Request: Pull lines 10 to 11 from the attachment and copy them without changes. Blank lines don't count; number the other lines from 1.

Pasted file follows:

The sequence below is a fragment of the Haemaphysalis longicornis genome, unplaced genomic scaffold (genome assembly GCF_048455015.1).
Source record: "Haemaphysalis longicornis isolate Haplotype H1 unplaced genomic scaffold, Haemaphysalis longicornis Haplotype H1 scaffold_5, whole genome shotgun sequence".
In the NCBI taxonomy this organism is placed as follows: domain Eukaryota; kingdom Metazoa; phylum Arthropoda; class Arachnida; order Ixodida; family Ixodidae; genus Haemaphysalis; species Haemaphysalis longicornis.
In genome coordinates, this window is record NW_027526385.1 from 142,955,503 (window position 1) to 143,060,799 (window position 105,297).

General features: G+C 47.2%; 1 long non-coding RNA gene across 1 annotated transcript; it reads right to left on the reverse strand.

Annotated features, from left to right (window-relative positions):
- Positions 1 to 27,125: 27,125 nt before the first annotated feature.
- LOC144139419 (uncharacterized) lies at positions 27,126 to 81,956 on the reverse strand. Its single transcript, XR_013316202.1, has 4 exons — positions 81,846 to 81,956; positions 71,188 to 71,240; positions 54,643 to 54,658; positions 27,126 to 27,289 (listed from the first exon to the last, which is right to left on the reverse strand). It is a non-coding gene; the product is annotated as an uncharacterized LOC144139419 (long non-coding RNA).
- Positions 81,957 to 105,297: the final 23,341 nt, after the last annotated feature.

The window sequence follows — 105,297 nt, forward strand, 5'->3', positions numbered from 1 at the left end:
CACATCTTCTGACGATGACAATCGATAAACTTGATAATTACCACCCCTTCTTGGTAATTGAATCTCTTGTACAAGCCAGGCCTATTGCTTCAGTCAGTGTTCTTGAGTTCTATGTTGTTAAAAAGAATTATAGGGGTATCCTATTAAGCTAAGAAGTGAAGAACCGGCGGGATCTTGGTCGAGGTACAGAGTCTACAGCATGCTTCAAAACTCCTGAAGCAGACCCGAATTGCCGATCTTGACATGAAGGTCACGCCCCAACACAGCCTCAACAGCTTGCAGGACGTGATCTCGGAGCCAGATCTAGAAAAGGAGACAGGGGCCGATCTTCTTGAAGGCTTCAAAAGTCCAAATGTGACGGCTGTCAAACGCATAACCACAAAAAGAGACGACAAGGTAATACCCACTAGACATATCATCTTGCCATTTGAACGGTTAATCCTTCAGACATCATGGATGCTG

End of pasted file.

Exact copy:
The window sequence follows — 105,297 nt, forward strand, 5'->3', positions numbered from 1 at the left end:
CACATCTTCTGACGATGACAATCGATAAACTTGATAATTACCACCCCTTCTTGGTAATTGAATCTCTTGTACAAGCCAGGCCTATTGCTTCAGTCAGTGTTCTTGAGTTCTATGTTGTTAAAAAGAATTATAGGGGTATCCTATTAAGCTAAGAAGTGAAGAACCGGCGGGATCTTGGTCGAGGTACAGAGTCTACAGCATGCTTCAAAACTCCTGAAGCAGACCCGAATTGCCGATCTTGACATGAAGGTCACGCCCCAACACAGCCTCAACAGCTTGCAGGACGTGATCTCGGAGCCAGATCTAGAAAAGGAGACAGGGGCCGATCTTCTTGAAGGCTTCAAAAGTCCAAATGTGACGGCTGTCAAACGCATAACCACAAAAAGAGACGACAAGGTAATACCCACTAGACATATCATCTTGCCATTTGAACGGTTAATCCTTCAGACATCATGGATGCTG